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I'm old enough (ouch) to remember "I Like Ike (President Eisenhower)," I Love Lucy before it was in reruns, and the thrill of owning a Water Wiggle. When people like me are gone, will anyone remember them? Or similar icons of today 50 years later?

It's probably been a long time since you heard a comment about Calvin Coolidge in everyday conversation, if you ever have at all.

President of the United States from 1925 to 1929, Coolidge was notoriously a man of very few words and a stern, New England demeanor. He was the subject of comedy routines for decades, even the use of his name eliciting laughter, right up until about 1970. Then people just stopped talking about him.

Chances also are you don't know any children who would be thrilled to own a Wham-O Water Wiggle. In 1965, however, I was. The comical rubber head you could place on the end of a garden hose could chase you and your buddies all over the yard, and also hit you on the head and knock out your teeth. No longer available in the United States, the Water Wiggle was a must-have along with other famous Wham-O innovations of the 1950's and 1960's, such as the frisbee, the super slide, and the hula hoop.

Scientists tell us that just as people forget, society also forgets.

Things "everybody" knows, like who was running for President with the slogan "Tippecanoe (pronounced tip-a-canoe) and Tyler Too" and what Lucy and Ethel had to 'splain (explain) to Ricky and Fred on the I Love Lucy show no longer are common knowledge, despite the ability of nearly anyone to find out nearly anything on the Internet.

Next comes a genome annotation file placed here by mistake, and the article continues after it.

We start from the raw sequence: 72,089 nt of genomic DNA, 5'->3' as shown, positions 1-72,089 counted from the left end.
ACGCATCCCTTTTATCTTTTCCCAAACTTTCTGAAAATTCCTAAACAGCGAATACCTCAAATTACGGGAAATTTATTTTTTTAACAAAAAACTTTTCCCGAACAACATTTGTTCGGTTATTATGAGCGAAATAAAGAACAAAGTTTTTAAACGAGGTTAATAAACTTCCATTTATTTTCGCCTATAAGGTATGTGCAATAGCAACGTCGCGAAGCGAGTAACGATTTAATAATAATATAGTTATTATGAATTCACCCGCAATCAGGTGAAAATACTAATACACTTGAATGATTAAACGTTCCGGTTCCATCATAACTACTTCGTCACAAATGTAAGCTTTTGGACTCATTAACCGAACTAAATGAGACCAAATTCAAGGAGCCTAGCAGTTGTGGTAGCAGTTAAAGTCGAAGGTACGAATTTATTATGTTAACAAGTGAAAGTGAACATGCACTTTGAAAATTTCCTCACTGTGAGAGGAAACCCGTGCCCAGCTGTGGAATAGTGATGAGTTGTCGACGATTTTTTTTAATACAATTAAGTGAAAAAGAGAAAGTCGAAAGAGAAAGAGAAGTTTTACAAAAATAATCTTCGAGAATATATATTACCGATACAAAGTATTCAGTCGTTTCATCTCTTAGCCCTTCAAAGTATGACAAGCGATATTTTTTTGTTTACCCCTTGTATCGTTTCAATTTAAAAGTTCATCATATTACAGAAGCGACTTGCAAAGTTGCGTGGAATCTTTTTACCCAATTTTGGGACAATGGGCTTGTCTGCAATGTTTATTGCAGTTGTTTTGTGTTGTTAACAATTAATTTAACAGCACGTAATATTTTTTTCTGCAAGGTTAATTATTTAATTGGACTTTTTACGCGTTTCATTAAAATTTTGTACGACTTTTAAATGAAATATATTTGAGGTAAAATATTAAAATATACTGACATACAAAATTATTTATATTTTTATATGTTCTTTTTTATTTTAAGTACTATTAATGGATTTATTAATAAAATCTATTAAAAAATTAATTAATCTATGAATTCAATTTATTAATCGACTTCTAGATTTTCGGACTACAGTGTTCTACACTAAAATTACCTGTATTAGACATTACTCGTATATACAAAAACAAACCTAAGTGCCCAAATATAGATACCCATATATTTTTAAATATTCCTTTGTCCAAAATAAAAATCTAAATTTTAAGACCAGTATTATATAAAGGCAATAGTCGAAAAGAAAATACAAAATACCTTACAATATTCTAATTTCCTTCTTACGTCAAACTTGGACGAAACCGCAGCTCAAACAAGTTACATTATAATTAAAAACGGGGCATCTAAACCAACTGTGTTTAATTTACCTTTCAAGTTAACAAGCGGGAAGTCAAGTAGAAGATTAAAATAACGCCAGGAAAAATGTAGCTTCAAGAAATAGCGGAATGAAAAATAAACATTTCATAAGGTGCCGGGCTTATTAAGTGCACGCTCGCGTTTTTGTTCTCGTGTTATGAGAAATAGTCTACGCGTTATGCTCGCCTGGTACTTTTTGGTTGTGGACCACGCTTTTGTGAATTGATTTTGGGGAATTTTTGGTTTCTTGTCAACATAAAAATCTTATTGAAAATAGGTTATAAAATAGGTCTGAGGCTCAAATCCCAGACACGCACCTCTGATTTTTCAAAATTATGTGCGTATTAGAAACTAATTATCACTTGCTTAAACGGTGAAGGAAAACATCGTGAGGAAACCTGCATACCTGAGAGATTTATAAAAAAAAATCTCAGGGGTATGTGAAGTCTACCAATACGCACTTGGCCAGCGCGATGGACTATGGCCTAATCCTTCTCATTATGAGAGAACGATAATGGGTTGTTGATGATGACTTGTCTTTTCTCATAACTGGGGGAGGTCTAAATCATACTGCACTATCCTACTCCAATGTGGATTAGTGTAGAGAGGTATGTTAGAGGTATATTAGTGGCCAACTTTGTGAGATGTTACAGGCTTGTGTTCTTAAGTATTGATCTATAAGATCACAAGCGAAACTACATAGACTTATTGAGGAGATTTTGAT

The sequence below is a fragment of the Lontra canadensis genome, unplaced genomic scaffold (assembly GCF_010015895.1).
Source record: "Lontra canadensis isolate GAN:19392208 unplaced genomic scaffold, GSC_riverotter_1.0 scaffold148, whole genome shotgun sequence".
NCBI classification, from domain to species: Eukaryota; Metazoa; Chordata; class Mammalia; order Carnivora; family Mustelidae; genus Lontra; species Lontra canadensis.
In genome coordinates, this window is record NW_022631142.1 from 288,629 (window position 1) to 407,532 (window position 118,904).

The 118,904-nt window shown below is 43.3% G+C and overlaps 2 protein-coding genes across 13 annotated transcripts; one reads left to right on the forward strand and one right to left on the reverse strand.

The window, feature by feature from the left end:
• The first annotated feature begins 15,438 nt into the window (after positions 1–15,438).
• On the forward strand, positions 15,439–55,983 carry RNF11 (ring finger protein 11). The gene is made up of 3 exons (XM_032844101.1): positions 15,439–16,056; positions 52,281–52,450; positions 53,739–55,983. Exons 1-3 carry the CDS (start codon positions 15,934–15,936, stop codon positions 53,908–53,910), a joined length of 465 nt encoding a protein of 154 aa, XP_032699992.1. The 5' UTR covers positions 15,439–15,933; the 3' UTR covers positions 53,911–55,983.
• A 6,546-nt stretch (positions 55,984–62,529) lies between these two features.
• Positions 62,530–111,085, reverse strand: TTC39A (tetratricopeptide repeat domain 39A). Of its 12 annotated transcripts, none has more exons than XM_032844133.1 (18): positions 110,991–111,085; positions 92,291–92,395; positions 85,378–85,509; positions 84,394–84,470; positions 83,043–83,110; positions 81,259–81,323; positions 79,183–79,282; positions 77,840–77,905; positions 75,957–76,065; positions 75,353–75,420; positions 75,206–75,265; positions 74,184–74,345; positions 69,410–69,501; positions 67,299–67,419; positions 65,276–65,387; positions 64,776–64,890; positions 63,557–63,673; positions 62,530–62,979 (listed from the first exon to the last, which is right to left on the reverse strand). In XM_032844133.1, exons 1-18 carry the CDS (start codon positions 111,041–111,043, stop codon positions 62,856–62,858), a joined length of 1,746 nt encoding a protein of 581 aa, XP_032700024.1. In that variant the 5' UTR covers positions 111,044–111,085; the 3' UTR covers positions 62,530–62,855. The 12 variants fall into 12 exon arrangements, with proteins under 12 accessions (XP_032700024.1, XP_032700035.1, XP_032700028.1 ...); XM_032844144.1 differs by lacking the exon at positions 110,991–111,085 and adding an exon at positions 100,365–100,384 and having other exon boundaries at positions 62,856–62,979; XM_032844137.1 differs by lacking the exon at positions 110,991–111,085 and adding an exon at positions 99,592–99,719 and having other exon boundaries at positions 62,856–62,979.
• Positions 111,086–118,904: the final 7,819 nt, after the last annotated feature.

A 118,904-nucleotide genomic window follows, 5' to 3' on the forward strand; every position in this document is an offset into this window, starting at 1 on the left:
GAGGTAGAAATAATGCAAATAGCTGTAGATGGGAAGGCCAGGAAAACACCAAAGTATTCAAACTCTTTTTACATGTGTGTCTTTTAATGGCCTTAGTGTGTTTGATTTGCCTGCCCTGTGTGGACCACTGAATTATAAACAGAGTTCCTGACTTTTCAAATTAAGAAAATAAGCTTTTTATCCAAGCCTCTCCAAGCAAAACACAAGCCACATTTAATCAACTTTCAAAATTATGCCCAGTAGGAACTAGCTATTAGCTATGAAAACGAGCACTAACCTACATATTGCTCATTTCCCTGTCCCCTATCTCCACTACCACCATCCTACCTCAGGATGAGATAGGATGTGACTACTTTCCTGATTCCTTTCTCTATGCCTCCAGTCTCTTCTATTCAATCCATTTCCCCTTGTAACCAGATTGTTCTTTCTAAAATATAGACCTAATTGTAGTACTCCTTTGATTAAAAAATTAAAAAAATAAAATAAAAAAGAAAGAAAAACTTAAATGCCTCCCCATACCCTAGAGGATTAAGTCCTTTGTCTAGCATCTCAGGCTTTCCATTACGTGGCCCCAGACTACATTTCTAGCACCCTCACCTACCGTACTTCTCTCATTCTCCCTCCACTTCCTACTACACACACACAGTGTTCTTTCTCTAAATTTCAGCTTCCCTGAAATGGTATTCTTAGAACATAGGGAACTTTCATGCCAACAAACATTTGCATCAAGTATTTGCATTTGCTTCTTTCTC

Forgetfulness Can Occur On A Societal Level

Social scientists refer to this phenomenon as cultural forgetfulness, the tendency of entire societies to forget common experiences. Cultural forgetfulness is the flip side of cultural memory, the linking of past, present, and future not only in the memories of individuals but also in the symbols, celebrations, monuments, holidays, music, art, and other triggers of individual memories that cultures provide. Cultural memories last longer than individual memories, but they do not last forever, or at least that is what two researchers at Washington University in St. Louis, Missouri discovered and reported in the journal Science.

Testing Cultural Memory Across 40 Years

A total of 415 students at Washington University were asked to name as many US presidents as they could and then to list the order in which 9 presidents served in office. The experiment was conducted in 1974, in 1991, and in 2014, but the researchers used the same list of 9 presidents in their test in 2014 as in the tests  more than 20 and a full 40 years earlier. Using the same list of presidents (Nixon, Johnson, Kennedy, Eisenhower, Truman, Franklin Roosevelt, Herbert Hoover, the previously mentioned Coolidge, and Harding) tested the influence of cultural memory on individual memories.

It probably does not come as a big surprise that students in 2014 had trouble remembering the order of Harding, Coolidge, and Hoover, who served in office in the 1920's. Even fewer would remember their predecessors Wilson, Taft, Teddy Roosevelt, and McKinley. By the year 2040, researchers estimate, President Truman will probably be as poorly remember as President McKinley is now, and even familiar names like Clinton, Bush, and Obama will fade into hazy memory, assuming no spectacularly long-lasting achievements preserve their place in the cultural memory.

Continue reading after recommendations

  • Sotirova-Kohli M, Opwis K, Roesler C, Smith SM, Rosen DH, Vaid J, Djonov V. Symbol/Meaning paired-associate recall: an "archetypal memory" advantage? Behav Sci (Basel). 2013 Oct 9. 3(4):541-61. doi: 10.3390/bs3040541. eCollection 2013 Dec. PMID: 25379255 [PubMed].Photo courtesy of _annamo by Flickr:
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